improving patient adherence - ways to increase medication compliance
by Neoteryx | 2 min read
Drug therapy adherence poses a challenge for medical staff treating transplant and stem cell recipients as well as monitoring patients undergoing fungal infection treatment and other therapies.
More than 20% of patients don’t follow prescribed immunotherapy protocols, according to a 2014 study by Barcelona researchers.
Some of the major drawbacks of medication non-adherence include:
- Poor transplant performance
- Graft or organ rejection
- Hospital remittance and cost thereof
- Renewed need for dialysis
- Patient suffering
- Early death
Confusion about complex treatment instructions and simply forgetting to take several medications are common pitfalls. In addition, patient dissatisfaction with, and lack of belief in the need for, treatment may also contribute to NA (non-adherence).
Simple, portable blood sampling solutions are a boon to patient care in these situations. Conventional venous sampling can be painful, time consuming, and inconvenient for patients, making it difficult and costly to closely monitor whether patients are taking their right medication—and if it is helping them.
Yet, blood testing is necessary to uncover problems with adherence or treatment. Solutions may include:
- Patient education
- Proactive follow up via reminders (electronic, interactive and in-office)
- Simple, self-administered in-home blood sampling using dried blood spotting (DBS) or other dried blood microsampling devices
Clinicians must personalize medication adherence aids to fit individual patient needs in order to increase adherence. Dried blood microsampling, may help increase adherence in perhaps the widest group of patients.
With stakes so high, keeping patients healthier with dried blood microsampling offers a welcome, elegant solution for convenient blood sample collection.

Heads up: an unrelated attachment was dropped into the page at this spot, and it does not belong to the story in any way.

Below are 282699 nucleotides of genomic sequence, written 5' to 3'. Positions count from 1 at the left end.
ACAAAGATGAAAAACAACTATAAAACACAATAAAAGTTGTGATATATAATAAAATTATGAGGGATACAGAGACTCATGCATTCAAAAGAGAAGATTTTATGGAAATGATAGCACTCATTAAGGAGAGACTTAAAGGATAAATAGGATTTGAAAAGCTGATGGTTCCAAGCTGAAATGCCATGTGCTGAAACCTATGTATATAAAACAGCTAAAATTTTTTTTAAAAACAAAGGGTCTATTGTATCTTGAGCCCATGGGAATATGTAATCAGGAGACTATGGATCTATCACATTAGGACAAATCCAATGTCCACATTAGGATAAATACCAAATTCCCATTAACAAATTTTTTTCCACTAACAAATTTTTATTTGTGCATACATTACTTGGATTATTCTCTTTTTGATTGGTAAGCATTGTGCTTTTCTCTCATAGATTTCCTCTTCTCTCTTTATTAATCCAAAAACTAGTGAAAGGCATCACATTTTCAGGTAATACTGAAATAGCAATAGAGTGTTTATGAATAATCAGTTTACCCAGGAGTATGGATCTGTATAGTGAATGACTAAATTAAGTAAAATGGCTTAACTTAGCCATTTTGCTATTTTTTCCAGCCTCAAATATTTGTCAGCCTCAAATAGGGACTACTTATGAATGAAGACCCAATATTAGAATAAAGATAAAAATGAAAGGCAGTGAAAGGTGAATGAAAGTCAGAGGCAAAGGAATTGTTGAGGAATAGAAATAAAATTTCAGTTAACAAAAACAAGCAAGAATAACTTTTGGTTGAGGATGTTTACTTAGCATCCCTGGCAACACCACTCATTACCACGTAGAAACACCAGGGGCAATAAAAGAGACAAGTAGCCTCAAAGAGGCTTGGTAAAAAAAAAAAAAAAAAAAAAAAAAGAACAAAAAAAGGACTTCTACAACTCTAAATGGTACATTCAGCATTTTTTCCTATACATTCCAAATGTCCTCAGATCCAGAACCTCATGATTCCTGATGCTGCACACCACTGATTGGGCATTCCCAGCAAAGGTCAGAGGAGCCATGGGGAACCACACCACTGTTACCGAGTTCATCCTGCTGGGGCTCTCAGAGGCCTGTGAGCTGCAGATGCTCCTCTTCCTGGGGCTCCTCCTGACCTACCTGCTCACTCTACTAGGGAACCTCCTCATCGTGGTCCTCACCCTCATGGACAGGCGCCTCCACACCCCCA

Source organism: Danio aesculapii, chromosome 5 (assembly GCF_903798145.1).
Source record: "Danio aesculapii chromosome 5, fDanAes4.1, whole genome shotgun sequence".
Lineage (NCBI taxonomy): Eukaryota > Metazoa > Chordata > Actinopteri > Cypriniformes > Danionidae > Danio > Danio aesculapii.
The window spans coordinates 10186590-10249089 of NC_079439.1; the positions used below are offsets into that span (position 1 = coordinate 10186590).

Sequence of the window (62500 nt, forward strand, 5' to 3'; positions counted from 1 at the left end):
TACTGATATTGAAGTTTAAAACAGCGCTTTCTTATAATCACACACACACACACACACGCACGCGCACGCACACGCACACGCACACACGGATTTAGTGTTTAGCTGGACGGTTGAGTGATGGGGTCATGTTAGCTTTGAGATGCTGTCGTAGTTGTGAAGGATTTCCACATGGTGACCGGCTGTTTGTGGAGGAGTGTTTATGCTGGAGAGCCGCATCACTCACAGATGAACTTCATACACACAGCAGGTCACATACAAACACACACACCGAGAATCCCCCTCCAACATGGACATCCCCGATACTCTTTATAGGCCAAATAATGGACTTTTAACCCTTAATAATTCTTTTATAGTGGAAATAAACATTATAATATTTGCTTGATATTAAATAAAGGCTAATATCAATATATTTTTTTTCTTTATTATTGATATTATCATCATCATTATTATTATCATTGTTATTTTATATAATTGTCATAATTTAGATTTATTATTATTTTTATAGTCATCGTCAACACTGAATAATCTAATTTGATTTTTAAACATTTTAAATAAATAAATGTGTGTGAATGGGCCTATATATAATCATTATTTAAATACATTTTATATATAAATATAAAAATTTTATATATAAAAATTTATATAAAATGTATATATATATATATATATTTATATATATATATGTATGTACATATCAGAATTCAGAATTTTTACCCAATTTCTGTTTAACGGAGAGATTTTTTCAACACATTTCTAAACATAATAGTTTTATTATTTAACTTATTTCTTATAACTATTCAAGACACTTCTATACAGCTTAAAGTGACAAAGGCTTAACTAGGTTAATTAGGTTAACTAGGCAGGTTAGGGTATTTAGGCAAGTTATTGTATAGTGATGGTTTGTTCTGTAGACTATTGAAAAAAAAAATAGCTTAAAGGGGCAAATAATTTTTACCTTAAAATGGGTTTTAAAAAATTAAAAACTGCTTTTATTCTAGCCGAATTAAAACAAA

So What is an Effective Alternative to Venipuncture?
Convenience is great, but what about accuracy? DBS has been demonstrated to be as effective as traditional venipuncture in a growing number of studies.
For instance, capillary sampling (dried blood spotting) was shown to be an efficient (also more comfortable and convenient) method for medication/treatment monitoring among allogeneic stem cell patients.
According to a 2013 validation study conducted at VU University Medical Center Amsterdam, DBS and venous sampling proved comparable (with DBS greatly preferred by patients) in monitoring the efficacy of triazoles against fungal infections.
A further 2014 article published in the journal Pediatric Transplantation compared finger poke blood used in DBS against results from venous blood to monitor tacrolimus and sirolimus in post-transplant patients, and found only a small negative bias within the clinically acceptable limits.
Mounting evidence shows that convenient at-home blood sampling, via user-friendly dried blood microsampling devices, can have a positive impact on adherence, patient satisfaction, and clinical outcomes.
Do you believe in the promise of home sampling for improving drug therapy adherence? Share your thoughts in the comments.